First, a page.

Airfix 1/48 Sea Harrier FA.2 Kit First Look
|Date of Review||May 2007||Manufacturer||Airfix|
|Subject||Sea Harrier FA.2||Scale||1/48|
|Kit Number||6100||Primary Media||Styrene|
|Skill Level||Basic||MSRP (USD)||$29.95|
The Hawker Siddeley Harrier was the first successful VSTOL fighter to enter production. Based upon the Kestral VSTOL prototype, the Harrier GR.1 entered RAF service around 1969. At the time, the aircraft's limited range and payload failed to create much interest within the RAF.
The US Marine Corps saw some potential in the type and borrowed a few for evaluation, which led to a sizable order for the AV-8A Harrier. In the hands of the Marines, the aircraft realized its potential of staying close to the ground forces it supports by being able to employ forward operating locations using short take-off and vertical landing (STOVL). More importantly, the Harrier by definition has a thrust-to-weight ratio greater than 1:1 (or else it couldn't take-off vertically) and could out-climb anything in US service, and by using the thrust vectoring nozzles in aerial combat, the Harrier could usually beat (or at least evade) US fighters of the time as well. The RAF quickly regained interest in the aircraft and the rest, as they say, is history.
As Britain's military budget continued to decline, her last aircraft carrier, the Ark Royal was due to be retired. In its place, a new class of 'through-deck' carriers was developed in the Invincible class. These carriers would embark a variety of helicopters and a new version of the Harrier - the Sea Harrier FRS.1. This new Harrier would optimize the aircraft in the fighter role by raising the cockpit for better all-round visibility, adding the Blue Fox radar for all-weather intercept capability, and produced from materials better suited for extended salt-air exposure.
During the 1982 Falklands/Malvinas conflict, the HMS Invincible and HMS Hermes were dispatched to the South Atlantic along with all available surface combatants and support vessels. The FRS.1 provided air defense support to the fleet and to the troops ashore and did a credible job against the Argentine Air Force and Naval air forces operating from their home bases on the mainland. With the help of the last-minute upgrade to employ the all-aspect AIM-9L Sidewinder, the Harrier FRS.1 was able to achieve 21 kills without any air-to-air losses.
In 1984, development started on an upgrade to the Sea Harrier based upon the combat experience gained in the South Atlantic. The improved Harrier would receive the advanced Blue Vixen radar, AIM-120 AMRAAM cabability, greater range, and an updated cockpit. The resulting aircraft was designated as FA.2, and 34 FRS.1 airframes were converted along with 18 brand new airframes. It wasn't long before the first FA.2s saw action, as these were assigned to support the UN forces in Bosnia in 1994.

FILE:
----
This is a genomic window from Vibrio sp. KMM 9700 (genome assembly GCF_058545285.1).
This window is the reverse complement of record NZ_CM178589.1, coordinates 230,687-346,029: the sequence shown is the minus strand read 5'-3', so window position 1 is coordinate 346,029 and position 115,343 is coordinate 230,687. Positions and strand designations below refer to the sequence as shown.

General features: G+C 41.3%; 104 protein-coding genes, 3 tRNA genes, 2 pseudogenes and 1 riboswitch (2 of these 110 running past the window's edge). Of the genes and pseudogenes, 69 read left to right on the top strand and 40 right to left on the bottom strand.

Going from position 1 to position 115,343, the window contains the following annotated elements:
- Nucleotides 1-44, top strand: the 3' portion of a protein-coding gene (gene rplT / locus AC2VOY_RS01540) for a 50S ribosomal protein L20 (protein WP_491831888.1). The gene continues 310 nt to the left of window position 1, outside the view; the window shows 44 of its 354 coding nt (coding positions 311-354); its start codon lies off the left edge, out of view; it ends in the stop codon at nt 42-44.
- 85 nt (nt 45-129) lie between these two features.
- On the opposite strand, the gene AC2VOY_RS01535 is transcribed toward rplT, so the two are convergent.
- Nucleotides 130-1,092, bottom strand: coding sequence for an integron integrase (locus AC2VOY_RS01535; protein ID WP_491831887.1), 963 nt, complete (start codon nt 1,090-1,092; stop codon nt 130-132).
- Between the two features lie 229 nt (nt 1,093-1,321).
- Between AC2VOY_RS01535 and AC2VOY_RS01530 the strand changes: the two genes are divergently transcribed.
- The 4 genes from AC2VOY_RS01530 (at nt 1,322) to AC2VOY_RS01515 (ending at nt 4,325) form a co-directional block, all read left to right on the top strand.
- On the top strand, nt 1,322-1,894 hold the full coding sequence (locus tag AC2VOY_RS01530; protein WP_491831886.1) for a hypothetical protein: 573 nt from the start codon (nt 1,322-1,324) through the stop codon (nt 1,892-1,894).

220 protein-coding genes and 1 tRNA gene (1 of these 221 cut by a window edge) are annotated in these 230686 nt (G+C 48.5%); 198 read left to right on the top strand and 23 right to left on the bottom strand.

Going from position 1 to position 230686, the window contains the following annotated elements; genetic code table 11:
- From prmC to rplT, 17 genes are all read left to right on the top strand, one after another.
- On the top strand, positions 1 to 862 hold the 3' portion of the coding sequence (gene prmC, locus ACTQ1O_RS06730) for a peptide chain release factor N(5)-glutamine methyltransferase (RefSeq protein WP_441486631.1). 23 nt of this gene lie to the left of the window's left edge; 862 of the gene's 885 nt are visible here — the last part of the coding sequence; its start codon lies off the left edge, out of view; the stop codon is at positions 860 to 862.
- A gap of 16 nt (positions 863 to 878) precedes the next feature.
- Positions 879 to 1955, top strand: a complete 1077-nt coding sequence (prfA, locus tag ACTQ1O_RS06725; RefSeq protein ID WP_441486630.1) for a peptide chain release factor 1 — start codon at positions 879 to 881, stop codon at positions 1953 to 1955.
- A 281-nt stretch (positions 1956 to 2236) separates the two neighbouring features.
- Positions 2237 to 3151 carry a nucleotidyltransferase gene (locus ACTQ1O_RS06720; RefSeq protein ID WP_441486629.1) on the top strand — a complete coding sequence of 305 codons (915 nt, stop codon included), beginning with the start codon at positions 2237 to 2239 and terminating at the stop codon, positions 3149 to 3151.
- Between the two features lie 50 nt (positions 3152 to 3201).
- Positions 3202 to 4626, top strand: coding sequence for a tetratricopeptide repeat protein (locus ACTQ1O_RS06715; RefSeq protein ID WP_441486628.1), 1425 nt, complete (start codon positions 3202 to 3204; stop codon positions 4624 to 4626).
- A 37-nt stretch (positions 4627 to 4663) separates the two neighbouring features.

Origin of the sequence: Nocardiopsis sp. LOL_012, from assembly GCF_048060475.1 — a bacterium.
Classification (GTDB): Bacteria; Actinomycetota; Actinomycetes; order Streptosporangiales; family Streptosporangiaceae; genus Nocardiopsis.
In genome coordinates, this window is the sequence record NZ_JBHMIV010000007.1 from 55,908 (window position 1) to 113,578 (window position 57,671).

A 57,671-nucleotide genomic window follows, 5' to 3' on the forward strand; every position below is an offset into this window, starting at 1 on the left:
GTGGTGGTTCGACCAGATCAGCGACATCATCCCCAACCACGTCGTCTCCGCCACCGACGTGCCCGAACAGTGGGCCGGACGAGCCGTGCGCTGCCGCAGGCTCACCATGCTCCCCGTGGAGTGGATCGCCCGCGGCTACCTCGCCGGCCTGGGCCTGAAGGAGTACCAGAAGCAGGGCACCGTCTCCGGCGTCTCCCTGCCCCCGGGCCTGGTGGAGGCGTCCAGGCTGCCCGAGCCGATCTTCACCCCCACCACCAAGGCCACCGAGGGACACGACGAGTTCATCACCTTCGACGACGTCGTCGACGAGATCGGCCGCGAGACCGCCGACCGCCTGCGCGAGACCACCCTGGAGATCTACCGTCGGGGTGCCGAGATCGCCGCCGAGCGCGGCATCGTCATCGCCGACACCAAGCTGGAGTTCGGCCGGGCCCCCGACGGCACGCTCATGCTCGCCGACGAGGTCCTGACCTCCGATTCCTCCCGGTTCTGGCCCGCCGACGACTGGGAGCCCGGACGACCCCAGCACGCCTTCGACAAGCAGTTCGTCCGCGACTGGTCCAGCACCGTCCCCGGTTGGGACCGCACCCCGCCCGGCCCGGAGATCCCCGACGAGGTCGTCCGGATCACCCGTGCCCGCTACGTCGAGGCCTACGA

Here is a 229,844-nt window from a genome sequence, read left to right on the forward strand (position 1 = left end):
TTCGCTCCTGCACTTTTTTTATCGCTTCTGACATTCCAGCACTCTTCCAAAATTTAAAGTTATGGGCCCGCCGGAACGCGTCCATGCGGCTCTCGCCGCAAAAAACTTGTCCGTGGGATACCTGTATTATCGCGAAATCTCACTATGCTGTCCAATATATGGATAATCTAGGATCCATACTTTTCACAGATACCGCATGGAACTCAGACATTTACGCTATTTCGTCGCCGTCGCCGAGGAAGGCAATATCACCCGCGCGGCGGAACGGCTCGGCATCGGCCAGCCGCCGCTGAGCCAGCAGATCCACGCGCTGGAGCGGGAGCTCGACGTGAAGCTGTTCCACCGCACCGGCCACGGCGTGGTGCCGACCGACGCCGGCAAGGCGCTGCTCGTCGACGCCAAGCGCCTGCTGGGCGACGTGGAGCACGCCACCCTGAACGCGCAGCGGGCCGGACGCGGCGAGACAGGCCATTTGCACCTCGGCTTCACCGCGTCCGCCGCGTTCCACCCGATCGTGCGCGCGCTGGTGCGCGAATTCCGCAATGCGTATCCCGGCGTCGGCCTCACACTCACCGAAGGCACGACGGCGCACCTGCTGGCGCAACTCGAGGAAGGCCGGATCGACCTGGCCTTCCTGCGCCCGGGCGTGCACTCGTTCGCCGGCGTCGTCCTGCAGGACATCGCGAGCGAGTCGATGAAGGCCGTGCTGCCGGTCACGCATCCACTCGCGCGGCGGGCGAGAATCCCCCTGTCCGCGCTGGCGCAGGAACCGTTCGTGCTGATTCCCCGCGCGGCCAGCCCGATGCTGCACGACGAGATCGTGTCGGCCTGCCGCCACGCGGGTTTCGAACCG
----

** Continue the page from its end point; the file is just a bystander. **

After the Sea Harrier was upgraded to the FA.2 configuration, Airfix upgraded their Sea Harrier kit as well. This is the Sea Harrier FRS.1 tooling (reviewed here) with one notable exception - the fuselage halves normally attached to the sprues in images 2 and 3 are gone and a new tree is added. This new tree contains the new FA.2 fuselage, new radome, an in-flight refueling boom, and a pair of AMRAAMS.
The kit was designed as a simple quick-build project. Those modelers that wanted into the super-detailed aspects of the aircraft could tackle the far-more-complex 1/24 scale kit.
The cockpit is a simple representation with a basic tub, instrument panel, ejection seat, and control stick. Instrument panel and side console details are rendered as decals. If you'd like to have a more contemporary detailed cockpit, Neomega makes a nice resin cockpit set for this kit, and Eduard also has a photo-etch set as well.
The kit replicates the huge compressor face of the Pegasus engine, though you might want to rob the face out of the Monogram AV-8A if you're doing an AMS build-up. The blow-in doors around the intakes will need some attention as the the upper doors drooped in whilst the aircraft was shut down (check your photos to see what I mean).
The wheel wells are fine as-is, though again an AMS modeler will want to add plumbing and details. The flight controls are all molded in the up/neutral position. If you want to position the flaps or stabilitors, you'll need to do some surgery.
The kit has the following options/features:
- Positionable canopy
- Optional pilot figure
- Optional air refueling boom
- Positionable landing gear
- Positional ventral speed brake
- Choice of external fuel or Sea Eagle missiles on the inboard pylons
- Choice of gun pods or AIM-120s on the fuselage stations
- Choice of AIM-9L Sidewinders (you might want to find some replacements for these) or AIM-120s on the outboard stations
Markings are provided for five examples:
- FA.2, ZD615, 723/OEU, 899 Sqn, RNAS Yeovilton, 1994
- FA.2, ZD612, 719/VL, 899 Sqn, RNAS Yeovilton,1997
- FA.2, ZH796, 715/VL, 899 Sqn, RNAS Yeovilton, 1997
- FA.2, ZH800, 124, 800 Sqn, RNAS Yeovilton, 1997
- FA.2, ZD610, 000, 801 Sqn, HMS Illustrious, 1997
The decals are very nicely done and feature a nice array of airframe maintenance stencils as well..
The Sea Harrier FA.2 is definitely an interesting subject that has surprisingly received little attention in the hobby industry. At present, the only otion in 1/48 scale for the FA.2 is this kit. For an AMS project, you'll also want to consider some aftermarket options from Neomega, Eduard, and Flightpath.